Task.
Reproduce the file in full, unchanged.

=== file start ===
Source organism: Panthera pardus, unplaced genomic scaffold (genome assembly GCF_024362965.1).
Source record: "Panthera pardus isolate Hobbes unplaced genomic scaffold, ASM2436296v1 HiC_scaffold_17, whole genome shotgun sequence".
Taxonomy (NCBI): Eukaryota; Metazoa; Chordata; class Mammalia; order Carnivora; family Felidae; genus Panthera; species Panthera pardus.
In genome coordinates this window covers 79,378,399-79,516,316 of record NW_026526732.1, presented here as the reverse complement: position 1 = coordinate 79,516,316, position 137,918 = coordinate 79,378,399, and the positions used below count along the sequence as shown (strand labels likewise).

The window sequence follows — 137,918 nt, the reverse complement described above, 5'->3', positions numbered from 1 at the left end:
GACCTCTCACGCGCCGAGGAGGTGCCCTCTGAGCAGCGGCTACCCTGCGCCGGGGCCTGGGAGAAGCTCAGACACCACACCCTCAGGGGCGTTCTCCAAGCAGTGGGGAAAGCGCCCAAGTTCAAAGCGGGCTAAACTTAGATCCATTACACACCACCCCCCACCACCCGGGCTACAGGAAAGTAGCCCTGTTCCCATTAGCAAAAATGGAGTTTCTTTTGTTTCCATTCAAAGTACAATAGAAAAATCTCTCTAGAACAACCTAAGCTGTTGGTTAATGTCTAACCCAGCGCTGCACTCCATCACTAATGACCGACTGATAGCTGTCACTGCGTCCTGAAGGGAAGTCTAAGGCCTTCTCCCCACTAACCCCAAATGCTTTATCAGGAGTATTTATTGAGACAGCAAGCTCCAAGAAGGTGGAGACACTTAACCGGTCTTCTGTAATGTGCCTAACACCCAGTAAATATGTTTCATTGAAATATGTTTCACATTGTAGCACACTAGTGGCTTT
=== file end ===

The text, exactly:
Source organism: Panthera pardus, unplaced genomic scaffold (genome assembly GCF_024362965.1).
Source record: "Panthera pardus isolate Hobbes unplaced genomic scaffold, ASM2436296v1 HiC_scaffold_17, whole genome shotgun sequence".
Taxonomy (NCBI): Eukaryota; Metazoa; Chordata; class Mammalia; order Carnivora; family Felidae; genus Panthera; species Panthera pardus.
In genome coordinates this window covers 79,378,399-79,516,316 of record NW_026526732.1, presented here as the reverse complement: position 1 = coordinate 79,516,316, position 137,918 = coordinate 79,378,399, and the positions used below count along the sequence as shown (strand labels likewise).

The window sequence follows — 137,918 nt, the reverse complement described above, 5'->3', positions numbered from 1 at the left end:
GACCTCTCACGCGCCGAGGAGGTGCCCTCTGAGCAGCGGCTACCCTGCGCCGGGGCCTGGGAGAAGCTCAGACACCACACCCTCAGGGGCGTTCTCCAAGCAGTGGGGAAAGCGCCCAAGTTCAAAGCGGGCTAAACTTAGATCCATTACACACCACCCCCCACCACCCGGGCTACAGGAAAGTAGCCCTGTTCCCATTAGCAAAAATGGAGTTTCTTTTGTTTCCATTCAAAGTACAATAGAAAAATCTCTCTAGAACAACCTAAGCTGTTGGTTAATGTCTAACCCAGCGCTGCACTCCATCACTAATGACCGACTGATAGCTGTCACTGCGTCCTGAAGGGAAGTCTAAGGCCTTCTCCCCACTAACCCCAAATGCTTTATCAGGAGTATTTATTGAGACAGCAAGCTCCAAGAAGGTGGAGACACTTAACCGGTCTTCTGTAATGTGCCTAACACCCAGTAAATATGTTTCATTGAAATATGTTTCACATTGTAGCACACTAGTGGCTTT